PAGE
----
See MSc Projects (finished)

Floor Beugels - Non-Destructive Testing of Solid Propellant Engines

(June 2017 – April 2018)

Link to report in repository:


Solid propellant missiles (figure 1) are used in all parts of the armed forces, this means that missiles are subjected to a wide range of handling, storage and deployment conditions. Assessment of the condition of the propellant (figure 2) is done on a random sample from the batch and at the moment there is no non-destructive method to assess material properties of the ageing propellant. This means expensive weapon systems are sacrificed and conclusions about the state of the material are drawn from a small number of assessed engines.

Figure 1: Schematic drawing of a rocket with propellant engine in the back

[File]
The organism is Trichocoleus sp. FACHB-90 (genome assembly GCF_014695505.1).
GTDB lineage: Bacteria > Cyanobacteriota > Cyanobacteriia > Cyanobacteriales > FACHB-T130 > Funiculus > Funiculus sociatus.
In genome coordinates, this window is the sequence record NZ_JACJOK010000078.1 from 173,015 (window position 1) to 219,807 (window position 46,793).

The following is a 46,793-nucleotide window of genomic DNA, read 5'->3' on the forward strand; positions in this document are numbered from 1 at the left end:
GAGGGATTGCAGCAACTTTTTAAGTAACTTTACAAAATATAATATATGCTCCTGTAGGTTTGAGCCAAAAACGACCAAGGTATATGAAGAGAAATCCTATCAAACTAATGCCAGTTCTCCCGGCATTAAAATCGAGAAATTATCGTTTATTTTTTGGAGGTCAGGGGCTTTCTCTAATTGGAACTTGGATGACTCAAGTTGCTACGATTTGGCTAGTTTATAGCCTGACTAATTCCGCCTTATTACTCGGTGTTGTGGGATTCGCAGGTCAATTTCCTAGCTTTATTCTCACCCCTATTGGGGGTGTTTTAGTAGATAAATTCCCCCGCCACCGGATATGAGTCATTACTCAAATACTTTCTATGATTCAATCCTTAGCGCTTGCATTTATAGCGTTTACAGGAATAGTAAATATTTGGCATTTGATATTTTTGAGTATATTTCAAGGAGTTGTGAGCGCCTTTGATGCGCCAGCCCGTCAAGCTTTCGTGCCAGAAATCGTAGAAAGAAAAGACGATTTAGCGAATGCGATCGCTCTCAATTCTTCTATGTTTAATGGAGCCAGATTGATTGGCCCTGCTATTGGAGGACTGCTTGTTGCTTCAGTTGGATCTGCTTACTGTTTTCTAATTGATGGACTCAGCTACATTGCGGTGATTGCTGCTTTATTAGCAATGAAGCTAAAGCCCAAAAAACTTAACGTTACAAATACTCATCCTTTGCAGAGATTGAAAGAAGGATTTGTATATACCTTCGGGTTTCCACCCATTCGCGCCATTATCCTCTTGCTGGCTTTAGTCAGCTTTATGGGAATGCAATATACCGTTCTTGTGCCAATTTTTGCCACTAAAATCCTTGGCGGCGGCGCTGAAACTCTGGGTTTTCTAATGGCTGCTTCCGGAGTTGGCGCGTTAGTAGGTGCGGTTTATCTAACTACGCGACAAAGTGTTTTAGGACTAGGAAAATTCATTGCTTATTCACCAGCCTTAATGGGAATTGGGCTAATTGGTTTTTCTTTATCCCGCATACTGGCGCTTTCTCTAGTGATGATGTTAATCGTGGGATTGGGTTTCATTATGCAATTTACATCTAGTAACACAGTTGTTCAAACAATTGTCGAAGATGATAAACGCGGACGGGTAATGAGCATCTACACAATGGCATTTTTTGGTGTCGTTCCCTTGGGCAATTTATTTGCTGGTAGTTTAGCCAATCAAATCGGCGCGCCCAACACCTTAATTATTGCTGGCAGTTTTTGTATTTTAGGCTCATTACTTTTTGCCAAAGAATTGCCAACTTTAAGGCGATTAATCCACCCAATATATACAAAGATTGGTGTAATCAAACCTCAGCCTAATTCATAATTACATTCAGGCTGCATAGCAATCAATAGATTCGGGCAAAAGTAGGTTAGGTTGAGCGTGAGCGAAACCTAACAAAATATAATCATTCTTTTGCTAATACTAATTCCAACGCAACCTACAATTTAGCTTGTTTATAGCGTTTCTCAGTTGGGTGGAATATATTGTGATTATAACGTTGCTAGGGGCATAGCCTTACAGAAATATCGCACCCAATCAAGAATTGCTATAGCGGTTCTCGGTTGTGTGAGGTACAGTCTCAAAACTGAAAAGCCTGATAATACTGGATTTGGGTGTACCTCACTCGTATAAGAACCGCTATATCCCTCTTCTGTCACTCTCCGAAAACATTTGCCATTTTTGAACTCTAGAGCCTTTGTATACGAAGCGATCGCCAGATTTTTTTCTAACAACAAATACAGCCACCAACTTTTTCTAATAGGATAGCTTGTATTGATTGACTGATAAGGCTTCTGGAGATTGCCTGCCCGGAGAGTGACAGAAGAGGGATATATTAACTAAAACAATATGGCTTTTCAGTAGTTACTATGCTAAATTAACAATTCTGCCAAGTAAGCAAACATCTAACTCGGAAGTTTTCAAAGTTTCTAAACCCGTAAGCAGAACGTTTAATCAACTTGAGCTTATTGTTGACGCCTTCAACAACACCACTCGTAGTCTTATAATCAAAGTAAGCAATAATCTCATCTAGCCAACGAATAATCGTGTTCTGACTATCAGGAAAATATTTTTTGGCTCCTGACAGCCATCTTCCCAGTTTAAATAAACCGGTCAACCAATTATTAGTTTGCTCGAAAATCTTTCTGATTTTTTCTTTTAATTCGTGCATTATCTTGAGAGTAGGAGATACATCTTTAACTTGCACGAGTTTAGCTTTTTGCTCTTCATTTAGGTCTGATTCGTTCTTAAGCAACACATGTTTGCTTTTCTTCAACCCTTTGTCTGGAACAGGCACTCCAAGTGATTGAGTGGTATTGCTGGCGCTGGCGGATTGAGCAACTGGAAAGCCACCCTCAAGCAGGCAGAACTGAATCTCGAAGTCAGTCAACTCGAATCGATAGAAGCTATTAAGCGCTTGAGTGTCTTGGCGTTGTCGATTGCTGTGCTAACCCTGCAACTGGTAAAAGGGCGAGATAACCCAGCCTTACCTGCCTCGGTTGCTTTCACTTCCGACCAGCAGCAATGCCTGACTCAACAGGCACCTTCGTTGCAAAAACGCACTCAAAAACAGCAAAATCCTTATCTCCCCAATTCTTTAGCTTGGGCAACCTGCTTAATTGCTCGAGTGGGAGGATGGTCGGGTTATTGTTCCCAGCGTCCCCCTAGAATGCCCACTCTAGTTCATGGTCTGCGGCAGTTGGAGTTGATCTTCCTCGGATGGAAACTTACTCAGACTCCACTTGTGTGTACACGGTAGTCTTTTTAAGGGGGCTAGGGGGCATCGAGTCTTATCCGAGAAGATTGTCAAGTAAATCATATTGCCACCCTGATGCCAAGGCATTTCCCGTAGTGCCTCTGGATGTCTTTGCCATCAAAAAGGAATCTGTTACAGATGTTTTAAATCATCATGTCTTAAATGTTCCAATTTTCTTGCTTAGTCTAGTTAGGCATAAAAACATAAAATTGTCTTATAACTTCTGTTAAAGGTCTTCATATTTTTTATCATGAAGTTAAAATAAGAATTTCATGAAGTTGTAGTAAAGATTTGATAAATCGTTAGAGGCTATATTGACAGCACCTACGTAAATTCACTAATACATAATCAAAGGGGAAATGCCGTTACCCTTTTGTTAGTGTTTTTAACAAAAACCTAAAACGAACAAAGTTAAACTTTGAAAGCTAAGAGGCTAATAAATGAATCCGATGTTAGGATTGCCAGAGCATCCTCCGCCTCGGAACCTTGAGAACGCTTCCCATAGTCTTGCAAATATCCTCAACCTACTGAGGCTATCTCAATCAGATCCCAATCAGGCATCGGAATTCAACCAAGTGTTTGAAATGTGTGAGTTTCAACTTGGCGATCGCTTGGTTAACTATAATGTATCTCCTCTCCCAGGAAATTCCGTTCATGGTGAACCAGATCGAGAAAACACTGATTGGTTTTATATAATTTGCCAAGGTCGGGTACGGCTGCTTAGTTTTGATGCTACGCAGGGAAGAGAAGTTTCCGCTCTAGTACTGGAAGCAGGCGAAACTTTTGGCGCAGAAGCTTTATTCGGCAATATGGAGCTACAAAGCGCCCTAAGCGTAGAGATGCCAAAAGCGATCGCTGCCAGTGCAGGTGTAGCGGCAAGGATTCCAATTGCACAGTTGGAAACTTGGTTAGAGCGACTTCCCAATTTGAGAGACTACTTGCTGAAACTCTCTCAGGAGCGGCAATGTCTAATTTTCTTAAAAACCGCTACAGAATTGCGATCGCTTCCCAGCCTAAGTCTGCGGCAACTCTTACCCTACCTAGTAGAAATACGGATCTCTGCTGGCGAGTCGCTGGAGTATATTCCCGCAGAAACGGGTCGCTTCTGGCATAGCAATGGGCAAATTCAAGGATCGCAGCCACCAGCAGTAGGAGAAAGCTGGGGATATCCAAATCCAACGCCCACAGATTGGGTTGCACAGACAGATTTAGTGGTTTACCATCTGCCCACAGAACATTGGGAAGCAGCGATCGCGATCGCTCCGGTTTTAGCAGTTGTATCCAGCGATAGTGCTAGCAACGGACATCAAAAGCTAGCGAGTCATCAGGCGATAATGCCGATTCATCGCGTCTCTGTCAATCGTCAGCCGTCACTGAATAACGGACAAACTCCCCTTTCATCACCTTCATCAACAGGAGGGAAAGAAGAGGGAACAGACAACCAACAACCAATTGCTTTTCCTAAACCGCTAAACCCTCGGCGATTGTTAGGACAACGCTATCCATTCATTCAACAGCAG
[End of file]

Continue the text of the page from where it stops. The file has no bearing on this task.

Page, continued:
Figure 2: Schematic cross-section of a solid propellant engine with cylindrical solid propellant (Kr)

This thesis summarizes some possibilities for vibration based non-destructive testing methods for characterizing ageing in solid propellant material and zooms in on one promising method: ultrasonic testing. The remainder of the study consists of a feasibility study on the use of ultrasound for characterizing ageing in solid propellant material.

Figure 3: Sample material

Figure 4: Reflections on interfaces of a sample with a degraded material layer

Samples of inert HTPB (hydroxyl-terminated polybutadiene) based propellant (figure 3) are accelerated aged and experiments are conducted to research the effects of ageing on the ultrasonic signal, the frequency content of the pulses and the sound velocity. Although an expected reflection of the interface between pristine and aged material (figure 4) is not observed, it is found that an increase in sound velocity is measurable, which indicates a rise in Young’s modulus of the material. This suggests that ultrasound is a promising technique for assessing the agageing of solid propellant.